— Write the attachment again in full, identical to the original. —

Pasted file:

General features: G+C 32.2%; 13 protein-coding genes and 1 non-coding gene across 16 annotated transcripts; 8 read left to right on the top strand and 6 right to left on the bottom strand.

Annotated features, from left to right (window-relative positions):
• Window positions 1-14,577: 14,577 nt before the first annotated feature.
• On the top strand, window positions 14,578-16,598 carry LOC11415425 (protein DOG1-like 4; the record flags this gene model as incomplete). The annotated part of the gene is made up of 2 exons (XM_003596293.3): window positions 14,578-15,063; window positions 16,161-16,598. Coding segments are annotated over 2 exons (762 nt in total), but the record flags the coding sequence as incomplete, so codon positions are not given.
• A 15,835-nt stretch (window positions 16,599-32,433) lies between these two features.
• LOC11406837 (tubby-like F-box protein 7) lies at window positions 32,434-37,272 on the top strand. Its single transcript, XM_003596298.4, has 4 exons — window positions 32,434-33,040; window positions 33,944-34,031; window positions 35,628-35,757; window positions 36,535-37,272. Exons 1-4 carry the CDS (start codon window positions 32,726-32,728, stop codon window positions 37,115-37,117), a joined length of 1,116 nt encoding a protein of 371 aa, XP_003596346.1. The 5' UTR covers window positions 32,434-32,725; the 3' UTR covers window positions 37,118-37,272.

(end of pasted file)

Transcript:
General features: G+C 32.2%; 13 protein-coding genes and 1 non-coding gene across 16 annotated transcripts; 8 read left to right on the top strand and 6 right to left on the bottom strand.

Annotated features, from left to right (window-relative positions):
• Window positions 1-14,577: 14,577 nt before the first annotated feature.
• On the top strand, window positions 14,578-16,598 carry LOC11415425 (protein DOG1-like 4; the record flags this gene model as incomplete). The annotated part of the gene is made up of 2 exons (XM_003596293.3): window positions 14,578-15,063; window positions 16,161-16,598. Coding segments are annotated over 2 exons (762 nt in total), but the record flags the coding sequence as incomplete, so codon positions are not given.
• A 15,835-nt stretch (window positions 16,599-32,433) lies between these two features.
• LOC11406837 (tubby-like F-box protein 7) lies at window positions 32,434-37,272 on the top strand. Its single transcript, XM_003596298.4, has 4 exons — window positions 32,434-33,040; window positions 33,944-34,031; window positions 35,628-35,757; window positions 36,535-37,272. Exons 1-4 carry the CDS (start codon window positions 32,726-32,728, stop codon window positions 37,115-37,117), a joined length of 1,116 nt encoding a protein of 371 aa, XP_003596346.1. The 5' UTR covers window positions 32,434-32,725; the 3' UTR covers window positions 37,118-37,272.